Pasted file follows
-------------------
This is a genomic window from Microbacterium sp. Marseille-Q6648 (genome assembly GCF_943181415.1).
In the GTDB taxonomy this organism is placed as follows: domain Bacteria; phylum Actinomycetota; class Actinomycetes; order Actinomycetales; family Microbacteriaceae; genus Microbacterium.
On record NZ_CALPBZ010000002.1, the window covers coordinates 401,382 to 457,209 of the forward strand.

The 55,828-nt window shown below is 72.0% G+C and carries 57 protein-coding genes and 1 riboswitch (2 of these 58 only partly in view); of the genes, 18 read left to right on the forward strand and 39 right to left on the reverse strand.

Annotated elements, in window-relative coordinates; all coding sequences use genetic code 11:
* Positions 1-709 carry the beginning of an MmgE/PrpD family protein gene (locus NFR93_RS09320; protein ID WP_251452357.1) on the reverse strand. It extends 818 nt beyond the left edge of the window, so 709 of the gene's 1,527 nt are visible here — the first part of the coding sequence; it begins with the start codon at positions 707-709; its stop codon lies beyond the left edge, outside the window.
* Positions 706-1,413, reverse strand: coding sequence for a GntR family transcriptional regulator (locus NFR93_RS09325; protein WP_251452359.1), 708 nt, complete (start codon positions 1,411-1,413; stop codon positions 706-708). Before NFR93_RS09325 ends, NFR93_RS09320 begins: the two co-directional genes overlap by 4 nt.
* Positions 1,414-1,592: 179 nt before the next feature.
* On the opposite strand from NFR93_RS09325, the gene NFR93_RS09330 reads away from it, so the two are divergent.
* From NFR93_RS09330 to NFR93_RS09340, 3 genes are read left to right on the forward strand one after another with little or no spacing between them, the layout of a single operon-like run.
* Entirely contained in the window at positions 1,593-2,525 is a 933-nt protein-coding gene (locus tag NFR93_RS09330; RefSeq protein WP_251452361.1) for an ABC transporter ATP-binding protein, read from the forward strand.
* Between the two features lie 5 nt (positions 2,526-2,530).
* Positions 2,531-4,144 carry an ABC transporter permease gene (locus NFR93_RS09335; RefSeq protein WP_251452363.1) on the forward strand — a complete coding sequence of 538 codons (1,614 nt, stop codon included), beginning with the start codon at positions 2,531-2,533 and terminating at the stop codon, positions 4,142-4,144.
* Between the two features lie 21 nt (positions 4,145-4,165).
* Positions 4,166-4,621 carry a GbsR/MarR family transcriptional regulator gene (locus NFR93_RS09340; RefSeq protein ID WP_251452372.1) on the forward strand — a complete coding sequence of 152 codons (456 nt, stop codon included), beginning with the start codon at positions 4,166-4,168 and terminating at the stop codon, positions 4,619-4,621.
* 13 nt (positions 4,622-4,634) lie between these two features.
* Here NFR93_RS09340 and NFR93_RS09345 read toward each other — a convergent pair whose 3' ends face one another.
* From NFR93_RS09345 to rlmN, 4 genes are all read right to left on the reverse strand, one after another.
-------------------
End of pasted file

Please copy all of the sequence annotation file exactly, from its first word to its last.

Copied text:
This is a genomic window from Microbacterium sp. Marseille-Q6648 (genome assembly GCF_943181415.1).
In the GTDB taxonomy this organism is placed as follows: domain Bacteria; phylum Actinomycetota; class Actinomycetes; order Actinomycetales; family Microbacteriaceae; genus Microbacterium.
On record NZ_CALPBZ010000002.1, the window covers coordinates 401,382 to 457,209 of the forward strand.

The 55,828-nt window shown below is 72.0% G+C and carries 57 protein-coding genes and 1 riboswitch (2 of these 58 only partly in view); of the genes, 18 read left to right on the forward strand and 39 right to left on the reverse strand.

Annotated elements, in window-relative coordinates; all coding sequences use genetic code 11:
* Positions 1-709 carry the beginning of an MmgE/PrpD family protein gene (locus NFR93_RS09320; protein ID WP_251452357.1) on the reverse strand. It extends 818 nt beyond the left edge of the window, so 709 of the gene's 1,527 nt are visible here — the first part of the coding sequence; it begins with the start codon at positions 707-709; its stop codon lies beyond the left edge, outside the window.
* Positions 706-1,413, reverse strand: coding sequence for a GntR family transcriptional regulator (locus NFR93_RS09325; protein WP_251452359.1), 708 nt, complete (start codon positions 1,411-1,413; stop codon positions 706-708). Before NFR93_RS09325 ends, NFR93_RS09320 begins: the two co-directional genes overlap by 4 nt.
* Positions 1,414-1,592: 179 nt before the next feature.
* On the opposite strand from NFR93_RS09325, the gene NFR93_RS09330 reads away from it, so the two are divergent.
* From NFR93_RS09330 to NFR93_RS09340, 3 genes are read left to right on the forward strand one after another with little or no spacing between them, the layout of a single operon-like run.
* Entirely contained in the window at positions 1,593-2,525 is a 933-nt protein-coding gene (locus tag NFR93_RS09330; RefSeq protein WP_251452361.1) for an ABC transporter ATP-binding protein, read from the forward strand.
* Between the two features lie 5 nt (positions 2,526-2,530).
* Positions 2,531-4,144 carry an ABC transporter permease gene (locus NFR93_RS09335; RefSeq protein WP_251452363.1) on the forward strand — a complete coding sequence of 538 codons (1,614 nt, stop codon included), beginning with the start codon at positions 2,531-2,533 and terminating at the stop codon, positions 4,142-4,144.
* Between the two features lie 21 nt (positions 4,145-4,165).
* Positions 4,166-4,621 carry a GbsR/MarR family transcriptional regulator gene (locus NFR93_RS09340; RefSeq protein ID WP_251452372.1) on the forward strand — a complete coding sequence of 152 codons (456 nt, stop codon included), beginning with the start codon at positions 4,166-4,168 and terminating at the stop codon, positions 4,619-4,621.
* 13 nt (positions 4,622-4,634) lie between these two features.
* Here NFR93_RS09340 and NFR93_RS09345 read toward each other — a convergent pair whose 3' ends face one another.
* From NFR93_RS09345 to rlmN, 4 genes are all read right to left on the reverse strand, one after another.